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​ADM Animation Alumni of 2014, Jacinth Tan created Sharkdog series a Nickelodeon first

Published on: 03-Sep-2018

​While playing with her dog during Discovery Channel's Shark Week television programming, Singaporean storyboard artist Jacinth Tan came up with the quirky idea that would lead to her first big break.

The result is Sharkdog - the eponymous character that is a hybrid of a shark and dog - which went on to earn the unofficial title of Nickelodeon's first animated short-form series from Asia.

The 20-episode, 90-second show chronicles the adventures of a boy named Max and his special pet-sidekick Sharkdog, and premieres on the US children's television network's app Nickelodeon Play today.

Ms Syahrizan Mansor, vice-president of Nickelodeon's brand in Asia, told The New Paper: "Sharkdog has a lot of silly humour and a lot of heart. What better time to launch this than just before National Day as we celebrate a Singapore-first for Nickelodeon."

Ms Tan, 27, said she was simply pleased she got a chance to tell a story she feels strongly about. She told TNP: "Through Max's rebellion, I want to show children that rebelliousness is not necessarily wrong.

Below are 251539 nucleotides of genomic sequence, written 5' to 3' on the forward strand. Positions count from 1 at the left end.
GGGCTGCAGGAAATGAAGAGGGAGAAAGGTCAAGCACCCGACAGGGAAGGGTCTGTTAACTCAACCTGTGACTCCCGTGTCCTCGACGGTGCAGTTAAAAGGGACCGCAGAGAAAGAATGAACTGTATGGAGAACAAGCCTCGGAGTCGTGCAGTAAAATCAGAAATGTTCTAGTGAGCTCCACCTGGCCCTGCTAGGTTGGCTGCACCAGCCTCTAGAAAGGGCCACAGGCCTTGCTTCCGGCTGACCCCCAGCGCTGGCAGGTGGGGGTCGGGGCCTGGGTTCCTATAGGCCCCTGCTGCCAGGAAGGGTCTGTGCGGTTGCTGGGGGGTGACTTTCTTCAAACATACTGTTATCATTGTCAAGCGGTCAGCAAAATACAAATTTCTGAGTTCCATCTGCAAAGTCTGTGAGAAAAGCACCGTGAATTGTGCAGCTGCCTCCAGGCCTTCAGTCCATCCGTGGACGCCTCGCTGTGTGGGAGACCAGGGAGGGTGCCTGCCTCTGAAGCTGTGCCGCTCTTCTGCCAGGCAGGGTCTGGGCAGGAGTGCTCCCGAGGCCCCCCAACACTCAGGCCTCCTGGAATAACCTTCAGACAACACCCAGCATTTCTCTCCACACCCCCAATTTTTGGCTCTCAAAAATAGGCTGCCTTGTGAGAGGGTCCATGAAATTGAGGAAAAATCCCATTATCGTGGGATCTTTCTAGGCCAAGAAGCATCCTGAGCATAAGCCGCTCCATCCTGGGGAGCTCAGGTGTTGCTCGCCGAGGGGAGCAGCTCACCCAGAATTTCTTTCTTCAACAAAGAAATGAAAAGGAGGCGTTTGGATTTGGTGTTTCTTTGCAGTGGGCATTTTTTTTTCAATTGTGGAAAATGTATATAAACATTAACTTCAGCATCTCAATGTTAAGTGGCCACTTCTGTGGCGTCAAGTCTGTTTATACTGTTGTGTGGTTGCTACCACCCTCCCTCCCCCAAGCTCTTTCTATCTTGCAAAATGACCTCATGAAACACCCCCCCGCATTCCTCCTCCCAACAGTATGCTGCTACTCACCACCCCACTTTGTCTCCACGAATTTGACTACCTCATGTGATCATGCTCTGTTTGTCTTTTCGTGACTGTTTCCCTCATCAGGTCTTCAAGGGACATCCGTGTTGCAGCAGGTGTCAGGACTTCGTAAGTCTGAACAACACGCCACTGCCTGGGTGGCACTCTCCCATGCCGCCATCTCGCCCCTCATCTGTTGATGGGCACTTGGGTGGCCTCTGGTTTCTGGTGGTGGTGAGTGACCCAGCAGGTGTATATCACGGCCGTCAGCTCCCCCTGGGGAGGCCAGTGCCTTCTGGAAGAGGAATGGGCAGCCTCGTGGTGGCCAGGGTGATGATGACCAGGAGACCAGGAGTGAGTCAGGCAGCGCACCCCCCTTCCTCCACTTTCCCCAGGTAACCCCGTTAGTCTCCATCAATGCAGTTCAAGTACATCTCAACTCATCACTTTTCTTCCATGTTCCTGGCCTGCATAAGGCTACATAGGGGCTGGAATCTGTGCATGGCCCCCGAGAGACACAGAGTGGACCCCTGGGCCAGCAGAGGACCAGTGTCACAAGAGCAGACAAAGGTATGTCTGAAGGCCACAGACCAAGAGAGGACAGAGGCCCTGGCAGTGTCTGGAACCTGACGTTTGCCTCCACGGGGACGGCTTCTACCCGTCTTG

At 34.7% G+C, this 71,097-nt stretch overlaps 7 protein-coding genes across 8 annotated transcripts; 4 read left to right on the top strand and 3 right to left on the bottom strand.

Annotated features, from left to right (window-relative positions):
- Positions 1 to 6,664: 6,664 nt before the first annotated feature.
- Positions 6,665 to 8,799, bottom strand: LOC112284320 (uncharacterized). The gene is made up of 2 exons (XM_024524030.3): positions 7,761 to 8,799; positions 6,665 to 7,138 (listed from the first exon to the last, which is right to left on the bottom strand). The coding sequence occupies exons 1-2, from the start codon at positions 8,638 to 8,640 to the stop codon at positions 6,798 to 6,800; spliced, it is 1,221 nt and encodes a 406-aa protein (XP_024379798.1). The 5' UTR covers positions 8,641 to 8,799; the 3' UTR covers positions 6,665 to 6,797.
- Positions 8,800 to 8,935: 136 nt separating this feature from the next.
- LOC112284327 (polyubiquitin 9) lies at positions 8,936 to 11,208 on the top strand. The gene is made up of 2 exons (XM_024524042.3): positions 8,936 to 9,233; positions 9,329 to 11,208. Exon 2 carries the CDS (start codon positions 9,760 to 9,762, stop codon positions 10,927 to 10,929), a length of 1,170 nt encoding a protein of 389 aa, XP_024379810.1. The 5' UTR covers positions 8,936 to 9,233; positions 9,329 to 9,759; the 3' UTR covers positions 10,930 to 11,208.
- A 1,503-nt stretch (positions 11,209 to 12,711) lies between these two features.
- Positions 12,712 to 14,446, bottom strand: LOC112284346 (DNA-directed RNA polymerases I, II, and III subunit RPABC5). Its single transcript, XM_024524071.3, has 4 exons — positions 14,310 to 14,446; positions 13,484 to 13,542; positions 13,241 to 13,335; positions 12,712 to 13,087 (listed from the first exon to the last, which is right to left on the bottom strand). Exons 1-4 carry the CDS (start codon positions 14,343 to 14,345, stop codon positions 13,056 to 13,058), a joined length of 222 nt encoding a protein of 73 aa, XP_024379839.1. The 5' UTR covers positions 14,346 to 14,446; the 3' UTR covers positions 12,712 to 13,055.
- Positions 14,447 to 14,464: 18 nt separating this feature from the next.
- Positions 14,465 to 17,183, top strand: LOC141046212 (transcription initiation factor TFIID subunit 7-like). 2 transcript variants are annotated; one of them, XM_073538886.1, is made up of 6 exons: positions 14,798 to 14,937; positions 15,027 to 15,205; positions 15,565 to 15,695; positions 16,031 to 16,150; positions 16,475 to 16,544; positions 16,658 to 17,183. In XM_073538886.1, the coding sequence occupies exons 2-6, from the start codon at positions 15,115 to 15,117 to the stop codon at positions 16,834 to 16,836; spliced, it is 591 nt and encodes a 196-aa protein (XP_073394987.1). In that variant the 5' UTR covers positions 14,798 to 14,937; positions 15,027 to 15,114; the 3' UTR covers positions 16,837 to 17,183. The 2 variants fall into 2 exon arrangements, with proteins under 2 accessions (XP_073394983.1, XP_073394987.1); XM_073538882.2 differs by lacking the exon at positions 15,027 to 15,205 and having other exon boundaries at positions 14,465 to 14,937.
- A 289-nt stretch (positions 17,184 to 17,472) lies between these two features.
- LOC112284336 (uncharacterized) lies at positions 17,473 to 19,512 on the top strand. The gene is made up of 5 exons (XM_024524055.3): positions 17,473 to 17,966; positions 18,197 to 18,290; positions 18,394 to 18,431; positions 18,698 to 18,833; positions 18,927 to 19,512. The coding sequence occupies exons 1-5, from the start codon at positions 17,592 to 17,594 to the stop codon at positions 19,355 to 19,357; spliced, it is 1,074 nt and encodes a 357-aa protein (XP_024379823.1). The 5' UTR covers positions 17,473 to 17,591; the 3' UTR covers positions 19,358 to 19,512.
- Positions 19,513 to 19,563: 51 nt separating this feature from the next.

"They should think about what they want in life and not be afraid to chase their dreams." She had found it difficult to convince her parents of her career prospects.

Ms Tan, who studied animation at Nanyang Technological University's School of Art, Design and Media, said: "I don't think they were convinced until I managed to get my first job at (local animation studio) Chips and Toon within a month of graduation."

She got started in the industry in 2014. She and Sharkdog co-creator Raihan Harun entered the project in the 2015 edition of Nickelodeon's Global Animated Shorts Programme.

Their idea stood out from the 850 pitches and was green-lit. Ms Tan, who conceptualised Sharkdog with a team at her current employer One Animation, said: "I hope this will inspire other creators that it is possible to pitch your show and get it picked up."

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Photo credits: The New Paper
Article by Clement Yong

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